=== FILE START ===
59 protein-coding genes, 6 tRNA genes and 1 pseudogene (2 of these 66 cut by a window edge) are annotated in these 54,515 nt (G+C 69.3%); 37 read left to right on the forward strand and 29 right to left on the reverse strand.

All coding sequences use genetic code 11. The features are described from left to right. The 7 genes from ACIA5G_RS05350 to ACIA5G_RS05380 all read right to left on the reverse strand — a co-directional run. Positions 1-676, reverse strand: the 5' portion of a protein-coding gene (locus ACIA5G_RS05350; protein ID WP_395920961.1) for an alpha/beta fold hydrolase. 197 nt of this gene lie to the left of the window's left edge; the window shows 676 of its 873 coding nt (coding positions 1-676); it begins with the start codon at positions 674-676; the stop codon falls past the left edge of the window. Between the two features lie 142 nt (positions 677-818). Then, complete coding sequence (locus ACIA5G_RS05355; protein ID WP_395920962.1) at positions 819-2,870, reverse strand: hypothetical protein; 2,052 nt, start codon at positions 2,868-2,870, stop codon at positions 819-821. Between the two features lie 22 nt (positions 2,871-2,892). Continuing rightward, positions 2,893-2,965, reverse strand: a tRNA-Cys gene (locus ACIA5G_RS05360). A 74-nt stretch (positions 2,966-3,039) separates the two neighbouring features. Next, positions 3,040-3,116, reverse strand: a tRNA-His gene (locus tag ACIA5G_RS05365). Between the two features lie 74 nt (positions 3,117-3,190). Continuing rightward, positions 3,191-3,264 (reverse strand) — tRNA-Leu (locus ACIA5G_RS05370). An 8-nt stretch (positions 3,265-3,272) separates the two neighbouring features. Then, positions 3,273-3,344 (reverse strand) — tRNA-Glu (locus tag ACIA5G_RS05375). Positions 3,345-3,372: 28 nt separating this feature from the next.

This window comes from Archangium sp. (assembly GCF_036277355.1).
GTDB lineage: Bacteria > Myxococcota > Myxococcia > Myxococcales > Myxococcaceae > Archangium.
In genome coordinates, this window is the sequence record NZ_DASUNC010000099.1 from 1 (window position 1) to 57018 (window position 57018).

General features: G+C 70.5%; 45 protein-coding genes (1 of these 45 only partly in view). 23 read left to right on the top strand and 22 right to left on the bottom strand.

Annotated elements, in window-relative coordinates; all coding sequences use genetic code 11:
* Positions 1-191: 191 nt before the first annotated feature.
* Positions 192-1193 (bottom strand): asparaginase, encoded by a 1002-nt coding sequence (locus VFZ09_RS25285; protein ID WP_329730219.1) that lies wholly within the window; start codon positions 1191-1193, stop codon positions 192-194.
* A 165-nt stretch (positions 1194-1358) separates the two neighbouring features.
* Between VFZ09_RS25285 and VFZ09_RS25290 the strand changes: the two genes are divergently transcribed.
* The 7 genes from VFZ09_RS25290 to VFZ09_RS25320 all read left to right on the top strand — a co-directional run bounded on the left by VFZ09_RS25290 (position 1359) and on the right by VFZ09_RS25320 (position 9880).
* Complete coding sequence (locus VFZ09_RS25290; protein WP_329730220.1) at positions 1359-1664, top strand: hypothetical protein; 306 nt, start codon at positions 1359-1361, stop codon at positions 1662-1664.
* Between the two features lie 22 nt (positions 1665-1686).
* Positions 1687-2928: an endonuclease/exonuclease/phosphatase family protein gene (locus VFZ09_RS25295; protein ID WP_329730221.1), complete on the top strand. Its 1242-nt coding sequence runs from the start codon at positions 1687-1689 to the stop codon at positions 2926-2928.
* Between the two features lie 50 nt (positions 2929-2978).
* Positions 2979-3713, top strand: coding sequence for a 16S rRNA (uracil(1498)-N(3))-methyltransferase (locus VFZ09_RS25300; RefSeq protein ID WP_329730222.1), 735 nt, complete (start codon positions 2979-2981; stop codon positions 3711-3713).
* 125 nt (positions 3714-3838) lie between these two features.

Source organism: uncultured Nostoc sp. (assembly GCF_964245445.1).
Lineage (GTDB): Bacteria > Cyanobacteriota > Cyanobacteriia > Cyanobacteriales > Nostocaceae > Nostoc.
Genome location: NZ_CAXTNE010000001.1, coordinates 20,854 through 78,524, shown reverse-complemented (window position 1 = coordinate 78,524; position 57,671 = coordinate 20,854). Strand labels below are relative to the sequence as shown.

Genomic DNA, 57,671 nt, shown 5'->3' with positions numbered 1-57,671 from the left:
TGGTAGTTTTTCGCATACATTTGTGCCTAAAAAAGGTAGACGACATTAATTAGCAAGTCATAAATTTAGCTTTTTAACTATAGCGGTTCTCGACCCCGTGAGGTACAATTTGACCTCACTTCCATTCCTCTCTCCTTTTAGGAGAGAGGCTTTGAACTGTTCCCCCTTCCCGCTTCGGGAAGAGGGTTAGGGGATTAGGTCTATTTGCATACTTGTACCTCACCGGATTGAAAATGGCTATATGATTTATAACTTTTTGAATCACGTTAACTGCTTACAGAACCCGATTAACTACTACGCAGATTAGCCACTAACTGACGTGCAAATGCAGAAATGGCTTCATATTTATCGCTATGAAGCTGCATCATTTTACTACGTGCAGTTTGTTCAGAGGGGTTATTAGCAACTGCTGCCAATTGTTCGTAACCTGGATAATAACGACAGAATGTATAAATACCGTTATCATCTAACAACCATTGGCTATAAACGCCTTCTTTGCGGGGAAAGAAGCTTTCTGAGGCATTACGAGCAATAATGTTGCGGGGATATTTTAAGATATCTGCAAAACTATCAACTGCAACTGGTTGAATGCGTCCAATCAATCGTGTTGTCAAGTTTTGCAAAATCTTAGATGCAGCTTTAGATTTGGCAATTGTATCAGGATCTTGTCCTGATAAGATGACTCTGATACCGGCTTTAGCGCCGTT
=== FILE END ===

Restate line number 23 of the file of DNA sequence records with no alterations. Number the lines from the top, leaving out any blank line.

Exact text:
TGGTAGTTTTTCGCATACATTTGTGCCTAAAAAAGGTAGACGACATTAATTAGCAAGTCATAAATTTAGCTTTTTAACTATAGCGGTTCTCGACCCCGTGAGGTACAATTTGACCTCACTTCCATTCCTCTCTCCTTTTAGGAGAGAGGCTTTGAACTGTTCCCCCTTCCCGCTTCGGGAAGAGGGTTAGGGGATTAGGTCTATTTGCATACTTGTACCTCACCGGATTGAAAATGGCTATATGATTTATAACTTTTTGAATCACGTTAACTGCTTACAGAACCCGATTAACTACTACGCAGATTAGCCACTAACTGACGTGCAAATGCAGAAATGGCTTCATATTTATCGCTATGAAGCTGCATCATTTTACTACGTGCAGTTTGTTCAGAGGGGTTATTAGCAACTGCTGCCAATTGTTCGTAACCTGGATAATAACGACAGAATGTATAAATACCGTTATCATCTAACAACCATTGGCTATAAACGCCTTCTTTGCGGGGAAAGAAGCTTTCTGAGGCATTACGAGCAATAATGTTGCGGGGATATTTTAAGATATCTGCAAAACTATCAACTGCAACTGGTTGAATGCGTCCAATCAATCGTGTTGTCAAGTTTTGCAAAATCTTAGATGCAGCTTTAGATTTGGCAATTGTATCAGGATCTTGTCCTGATAAGATGACTCTGATACCGGCTTTAGCGCCGTT